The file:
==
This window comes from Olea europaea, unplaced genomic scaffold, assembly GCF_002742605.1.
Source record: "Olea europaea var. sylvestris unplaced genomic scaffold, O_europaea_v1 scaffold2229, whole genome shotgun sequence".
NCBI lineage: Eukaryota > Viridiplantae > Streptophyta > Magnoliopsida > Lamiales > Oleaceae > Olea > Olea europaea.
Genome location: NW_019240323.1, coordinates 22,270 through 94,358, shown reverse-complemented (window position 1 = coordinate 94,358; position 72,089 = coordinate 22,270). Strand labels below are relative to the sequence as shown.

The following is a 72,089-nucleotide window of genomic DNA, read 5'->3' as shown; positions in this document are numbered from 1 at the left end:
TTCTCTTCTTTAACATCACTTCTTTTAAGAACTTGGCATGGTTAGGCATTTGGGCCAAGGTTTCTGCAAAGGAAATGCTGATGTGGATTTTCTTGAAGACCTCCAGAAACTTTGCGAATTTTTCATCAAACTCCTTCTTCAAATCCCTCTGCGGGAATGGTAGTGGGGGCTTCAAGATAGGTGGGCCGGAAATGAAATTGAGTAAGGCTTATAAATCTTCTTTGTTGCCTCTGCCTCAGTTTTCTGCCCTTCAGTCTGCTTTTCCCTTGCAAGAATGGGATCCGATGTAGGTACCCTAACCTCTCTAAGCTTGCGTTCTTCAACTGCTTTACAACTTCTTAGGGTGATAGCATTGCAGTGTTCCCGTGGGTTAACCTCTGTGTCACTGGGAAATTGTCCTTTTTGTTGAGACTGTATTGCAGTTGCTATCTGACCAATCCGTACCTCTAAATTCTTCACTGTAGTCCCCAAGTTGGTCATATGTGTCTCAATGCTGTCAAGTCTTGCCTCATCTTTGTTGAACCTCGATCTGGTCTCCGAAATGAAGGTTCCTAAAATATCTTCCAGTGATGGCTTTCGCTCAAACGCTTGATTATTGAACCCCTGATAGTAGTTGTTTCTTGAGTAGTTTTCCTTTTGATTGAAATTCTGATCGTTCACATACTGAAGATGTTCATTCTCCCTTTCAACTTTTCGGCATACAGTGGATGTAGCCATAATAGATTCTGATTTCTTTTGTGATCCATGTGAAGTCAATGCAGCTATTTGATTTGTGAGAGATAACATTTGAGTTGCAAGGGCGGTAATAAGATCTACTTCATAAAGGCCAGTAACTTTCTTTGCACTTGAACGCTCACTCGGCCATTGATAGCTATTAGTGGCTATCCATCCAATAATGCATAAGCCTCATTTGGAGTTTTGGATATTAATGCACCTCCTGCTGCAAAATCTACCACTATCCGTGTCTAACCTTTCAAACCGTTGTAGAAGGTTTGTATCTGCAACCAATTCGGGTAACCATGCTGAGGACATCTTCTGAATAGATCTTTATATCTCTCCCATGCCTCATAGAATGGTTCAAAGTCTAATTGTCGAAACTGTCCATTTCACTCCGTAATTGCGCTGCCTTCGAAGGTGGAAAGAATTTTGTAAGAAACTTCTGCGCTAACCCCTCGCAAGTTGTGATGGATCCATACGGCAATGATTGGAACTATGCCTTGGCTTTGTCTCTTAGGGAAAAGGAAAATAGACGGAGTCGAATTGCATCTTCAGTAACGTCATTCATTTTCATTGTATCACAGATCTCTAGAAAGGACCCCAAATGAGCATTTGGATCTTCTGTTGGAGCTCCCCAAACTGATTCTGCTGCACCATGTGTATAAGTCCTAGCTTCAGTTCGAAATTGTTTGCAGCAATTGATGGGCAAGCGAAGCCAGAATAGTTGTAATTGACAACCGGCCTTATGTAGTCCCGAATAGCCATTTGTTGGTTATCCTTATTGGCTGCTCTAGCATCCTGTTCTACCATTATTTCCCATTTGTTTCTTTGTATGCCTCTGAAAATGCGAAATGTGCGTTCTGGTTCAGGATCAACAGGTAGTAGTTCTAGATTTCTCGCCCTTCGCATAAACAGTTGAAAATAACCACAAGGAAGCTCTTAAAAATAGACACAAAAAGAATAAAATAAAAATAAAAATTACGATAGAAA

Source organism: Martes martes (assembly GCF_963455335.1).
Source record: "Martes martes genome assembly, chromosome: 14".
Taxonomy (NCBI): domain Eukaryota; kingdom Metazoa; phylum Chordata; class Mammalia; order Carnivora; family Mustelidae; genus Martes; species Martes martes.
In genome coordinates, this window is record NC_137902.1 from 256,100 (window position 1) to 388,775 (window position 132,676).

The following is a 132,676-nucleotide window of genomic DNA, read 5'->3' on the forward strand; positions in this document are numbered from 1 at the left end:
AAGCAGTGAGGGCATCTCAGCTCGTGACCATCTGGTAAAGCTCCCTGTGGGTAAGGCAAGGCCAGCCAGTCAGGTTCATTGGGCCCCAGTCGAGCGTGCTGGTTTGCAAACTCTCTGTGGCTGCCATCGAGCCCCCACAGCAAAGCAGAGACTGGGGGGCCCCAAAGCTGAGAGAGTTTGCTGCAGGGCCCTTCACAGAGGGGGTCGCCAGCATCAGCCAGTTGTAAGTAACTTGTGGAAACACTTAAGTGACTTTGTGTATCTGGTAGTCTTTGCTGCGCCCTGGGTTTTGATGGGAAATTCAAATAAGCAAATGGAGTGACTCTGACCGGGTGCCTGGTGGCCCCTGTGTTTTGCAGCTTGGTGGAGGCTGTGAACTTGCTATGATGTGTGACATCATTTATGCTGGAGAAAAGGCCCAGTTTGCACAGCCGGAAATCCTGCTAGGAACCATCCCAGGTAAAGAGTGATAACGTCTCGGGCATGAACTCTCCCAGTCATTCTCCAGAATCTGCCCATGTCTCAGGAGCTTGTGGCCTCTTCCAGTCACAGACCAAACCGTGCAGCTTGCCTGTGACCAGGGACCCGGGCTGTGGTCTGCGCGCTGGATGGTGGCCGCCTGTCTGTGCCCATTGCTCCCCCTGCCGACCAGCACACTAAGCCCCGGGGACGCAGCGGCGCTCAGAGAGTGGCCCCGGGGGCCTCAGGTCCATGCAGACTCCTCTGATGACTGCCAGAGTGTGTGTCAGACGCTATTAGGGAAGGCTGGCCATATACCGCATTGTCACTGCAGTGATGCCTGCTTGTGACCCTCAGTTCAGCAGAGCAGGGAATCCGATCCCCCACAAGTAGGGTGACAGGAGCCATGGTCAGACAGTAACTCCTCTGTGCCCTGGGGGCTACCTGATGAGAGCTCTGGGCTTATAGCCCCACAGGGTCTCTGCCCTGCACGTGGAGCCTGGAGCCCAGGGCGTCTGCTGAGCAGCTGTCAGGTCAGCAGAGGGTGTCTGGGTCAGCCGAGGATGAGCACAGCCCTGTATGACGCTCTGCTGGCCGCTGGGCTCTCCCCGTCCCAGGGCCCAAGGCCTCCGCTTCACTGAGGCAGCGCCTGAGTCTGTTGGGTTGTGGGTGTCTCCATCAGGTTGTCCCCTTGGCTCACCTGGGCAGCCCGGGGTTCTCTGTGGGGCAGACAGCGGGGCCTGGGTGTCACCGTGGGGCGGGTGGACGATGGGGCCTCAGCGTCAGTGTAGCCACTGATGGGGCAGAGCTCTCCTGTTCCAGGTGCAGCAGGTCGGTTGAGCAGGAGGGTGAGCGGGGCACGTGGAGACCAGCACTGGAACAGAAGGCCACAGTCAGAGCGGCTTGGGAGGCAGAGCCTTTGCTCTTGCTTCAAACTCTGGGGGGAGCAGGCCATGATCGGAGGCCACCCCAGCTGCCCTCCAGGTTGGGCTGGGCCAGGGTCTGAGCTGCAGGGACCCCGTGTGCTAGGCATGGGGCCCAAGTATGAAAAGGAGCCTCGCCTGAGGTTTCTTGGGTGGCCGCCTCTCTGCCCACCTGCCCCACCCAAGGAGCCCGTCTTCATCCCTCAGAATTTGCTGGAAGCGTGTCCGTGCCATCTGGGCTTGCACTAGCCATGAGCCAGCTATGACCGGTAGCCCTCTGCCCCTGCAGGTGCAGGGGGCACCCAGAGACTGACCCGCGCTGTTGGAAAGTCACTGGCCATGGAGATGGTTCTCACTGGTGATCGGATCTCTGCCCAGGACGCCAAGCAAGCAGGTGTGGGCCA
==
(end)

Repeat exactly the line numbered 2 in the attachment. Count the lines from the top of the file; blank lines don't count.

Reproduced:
Source record: "Olea europaea var. sylvestris unplaced genomic scaffold, O_europaea_v1 scaffold2229, whole genome shotgun sequence".